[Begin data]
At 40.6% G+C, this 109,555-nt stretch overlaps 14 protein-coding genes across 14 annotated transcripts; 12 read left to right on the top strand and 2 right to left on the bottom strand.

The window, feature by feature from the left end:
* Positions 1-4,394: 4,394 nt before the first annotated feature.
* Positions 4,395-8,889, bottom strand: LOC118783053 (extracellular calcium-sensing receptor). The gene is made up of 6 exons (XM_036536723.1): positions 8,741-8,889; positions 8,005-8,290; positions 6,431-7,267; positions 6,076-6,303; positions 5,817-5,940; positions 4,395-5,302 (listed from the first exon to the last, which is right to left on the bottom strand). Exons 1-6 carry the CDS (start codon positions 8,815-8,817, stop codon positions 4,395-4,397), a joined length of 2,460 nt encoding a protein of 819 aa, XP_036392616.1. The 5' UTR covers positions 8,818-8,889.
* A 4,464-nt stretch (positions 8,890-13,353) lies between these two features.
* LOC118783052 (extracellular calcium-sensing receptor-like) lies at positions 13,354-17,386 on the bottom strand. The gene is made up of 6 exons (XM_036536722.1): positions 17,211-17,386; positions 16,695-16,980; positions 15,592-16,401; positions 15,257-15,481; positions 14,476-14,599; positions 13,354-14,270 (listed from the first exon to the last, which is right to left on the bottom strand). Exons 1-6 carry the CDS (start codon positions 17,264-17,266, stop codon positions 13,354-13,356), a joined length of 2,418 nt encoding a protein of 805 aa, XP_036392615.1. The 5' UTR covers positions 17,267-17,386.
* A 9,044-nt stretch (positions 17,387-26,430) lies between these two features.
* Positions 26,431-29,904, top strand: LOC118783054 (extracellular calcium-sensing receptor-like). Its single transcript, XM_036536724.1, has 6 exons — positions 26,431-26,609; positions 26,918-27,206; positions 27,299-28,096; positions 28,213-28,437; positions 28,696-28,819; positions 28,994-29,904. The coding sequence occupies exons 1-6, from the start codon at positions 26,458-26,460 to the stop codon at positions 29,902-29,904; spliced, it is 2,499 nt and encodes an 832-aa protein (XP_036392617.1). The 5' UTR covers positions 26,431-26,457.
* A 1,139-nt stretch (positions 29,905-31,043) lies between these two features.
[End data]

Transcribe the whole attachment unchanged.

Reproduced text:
At 40.6% G+C, this 109,555-nt stretch overlaps 14 protein-coding genes across 14 annotated transcripts; 12 read left to right on the top strand and 2 right to left on the bottom strand.

The window, feature by feature from the left end:
* Positions 1-4,394: 4,394 nt before the first annotated feature.
* Positions 4,395-8,889, bottom strand: LOC118783053 (extracellular calcium-sensing receptor). The gene is made up of 6 exons (XM_036536723.1): positions 8,741-8,889; positions 8,005-8,290; positions 6,431-7,267; positions 6,076-6,303; positions 5,817-5,940; positions 4,395-5,302 (listed from the first exon to the last, which is right to left on the bottom strand). Exons 1-6 carry the CDS (start codon positions 8,815-8,817, stop codon positions 4,395-4,397), a joined length of 2,460 nt encoding a protein of 819 aa, XP_036392616.1. The 5' UTR covers positions 8,818-8,889.
* A 4,464-nt stretch (positions 8,890-13,353) lies between these two features.
* LOC118783052 (extracellular calcium-sensing receptor-like) lies at positions 13,354-17,386 on the bottom strand. The gene is made up of 6 exons (XM_036536722.1): positions 17,211-17,386; positions 16,695-16,980; positions 15,592-16,401; positions 15,257-15,481; positions 14,476-14,599; positions 13,354-14,270 (listed from the first exon to the last, which is right to left on the bottom strand). Exons 1-6 carry the CDS (start codon positions 17,264-17,266, stop codon positions 13,354-13,356), a joined length of 2,418 nt encoding a protein of 805 aa, XP_036392615.1. The 5' UTR covers positions 17,267-17,386.
* A 9,044-nt stretch (positions 17,387-26,430) lies between these two features.
* Positions 26,431-29,904, top strand: LOC118783054 (extracellular calcium-sensing receptor-like). Its single transcript, XM_036536724.1, has 6 exons — positions 26,431-26,609; positions 26,918-27,206; positions 27,299-28,096; positions 28,213-28,437; positions 28,696-28,819; positions 28,994-29,904. The coding sequence occupies exons 1-6, from the start codon at positions 26,458-26,460 to the stop codon at positions 29,902-29,904; spliced, it is 2,499 nt and encodes an 832-aa protein (XP_036392617.1). The 5' UTR covers positions 26,431-26,457.
* A 1,139-nt stretch (positions 29,905-31,043) lies between these two features.